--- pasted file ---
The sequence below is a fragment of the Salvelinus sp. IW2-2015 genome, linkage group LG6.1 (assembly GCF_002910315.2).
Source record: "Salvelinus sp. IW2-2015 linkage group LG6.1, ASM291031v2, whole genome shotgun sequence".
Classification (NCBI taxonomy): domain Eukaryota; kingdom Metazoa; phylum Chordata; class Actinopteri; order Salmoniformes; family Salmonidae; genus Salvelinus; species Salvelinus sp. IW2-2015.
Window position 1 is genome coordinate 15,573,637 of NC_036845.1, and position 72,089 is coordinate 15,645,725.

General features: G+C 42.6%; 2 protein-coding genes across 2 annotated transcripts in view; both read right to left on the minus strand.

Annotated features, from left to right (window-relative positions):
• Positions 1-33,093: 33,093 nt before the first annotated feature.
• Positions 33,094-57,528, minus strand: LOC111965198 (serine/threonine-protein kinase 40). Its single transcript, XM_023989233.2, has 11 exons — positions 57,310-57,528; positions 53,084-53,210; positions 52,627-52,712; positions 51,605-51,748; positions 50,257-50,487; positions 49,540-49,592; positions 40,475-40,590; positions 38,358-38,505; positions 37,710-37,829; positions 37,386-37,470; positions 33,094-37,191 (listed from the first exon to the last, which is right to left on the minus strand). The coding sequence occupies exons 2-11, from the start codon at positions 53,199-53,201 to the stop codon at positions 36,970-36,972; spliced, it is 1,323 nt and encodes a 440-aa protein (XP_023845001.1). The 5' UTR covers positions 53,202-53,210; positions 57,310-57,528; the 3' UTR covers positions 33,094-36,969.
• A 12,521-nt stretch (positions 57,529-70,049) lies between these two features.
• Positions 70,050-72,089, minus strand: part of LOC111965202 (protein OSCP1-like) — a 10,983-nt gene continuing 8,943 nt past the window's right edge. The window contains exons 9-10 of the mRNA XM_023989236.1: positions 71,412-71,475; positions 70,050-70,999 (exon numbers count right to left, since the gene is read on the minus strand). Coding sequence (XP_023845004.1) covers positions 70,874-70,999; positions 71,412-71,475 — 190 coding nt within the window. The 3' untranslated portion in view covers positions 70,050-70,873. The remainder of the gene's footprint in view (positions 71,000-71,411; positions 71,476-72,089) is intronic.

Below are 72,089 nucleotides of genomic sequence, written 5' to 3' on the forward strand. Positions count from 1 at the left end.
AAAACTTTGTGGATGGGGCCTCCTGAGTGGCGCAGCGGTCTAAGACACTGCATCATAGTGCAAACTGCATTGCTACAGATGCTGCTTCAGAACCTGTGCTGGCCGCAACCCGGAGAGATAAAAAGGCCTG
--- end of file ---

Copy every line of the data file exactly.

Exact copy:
The sequence below is a fragment of the Salvelinus sp. IW2-2015 genome, linkage group LG6.1 (assembly GCF_002910315.2).
Source record: "Salvelinus sp. IW2-2015 linkage group LG6.1, ASM291031v2, whole genome shotgun sequence".
Classification (NCBI taxonomy): domain Eukaryota; kingdom Metazoa; phylum Chordata; class Actinopteri; order Salmoniformes; family Salmonidae; genus Salvelinus; species Salvelinus sp. IW2-2015.
Window position 1 is genome coordinate 15,573,637 of NC_036845.1, and position 72,089 is coordinate 15,645,725.

General features: G+C 42.6%; 2 protein-coding genes across 2 annotated transcripts in view; both read right to left on the minus strand.

Annotated features, from left to right (window-relative positions):
• Positions 1-33,093: 33,093 nt before the first annotated feature.
• Positions 33,094-57,528, minus strand: LOC111965198 (serine/threonine-protein kinase 40). Its single transcript, XM_023989233.2, has 11 exons — positions 57,310-57,528; positions 53,084-53,210; positions 52,627-52,712; positions 51,605-51,748; positions 50,257-50,487; positions 49,540-49,592; positions 40,475-40,590; positions 38,358-38,505; positions 37,710-37,829; positions 37,386-37,470; positions 33,094-37,191 (listed from the first exon to the last, which is right to left on the minus strand). The coding sequence occupies exons 2-11, from the start codon at positions 53,199-53,201 to the stop codon at positions 36,970-36,972; spliced, it is 1,323 nt and encodes a 440-aa protein (XP_023845001.1). The 5' UTR covers positions 53,202-53,210; positions 57,310-57,528; the 3' UTR covers positions 33,094-36,969.
• A 12,521-nt stretch (positions 57,529-70,049) lies between these two features.
• Positions 70,050-72,089, minus strand: part of LOC111965202 (protein OSCP1-like) — a 10,983-nt gene continuing 8,943 nt past the window's right edge. The window contains exons 9-10 of the mRNA XM_023989236.1: positions 71,412-71,475; positions 70,050-70,999 (exon numbers count right to left, since the gene is read on the minus strand). Coding sequence (XP_023845004.1) covers positions 70,874-70,999; positions 71,412-71,475 — 190 coding nt within the window. The 3' untranslated portion in view covers positions 70,050-70,873. The remainder of the gene's footprint in view (positions 71,000-71,411; positions 71,476-72,089) is intronic.

Below are 72,089 nucleotides of genomic sequence, written 5' to 3' on the forward strand. Positions count from 1 at the left end.
AAAACTTTGTGGATGGGGCCTCCTGAGTGGCGCAGCGGTCTAAGACACTGCATCATAGTGCAAACTGCATTGCTACAGATGCTGCTTCAGAACCTGTGCTGGCCGCAACCCGGAGAGATAAAAAGGCCTG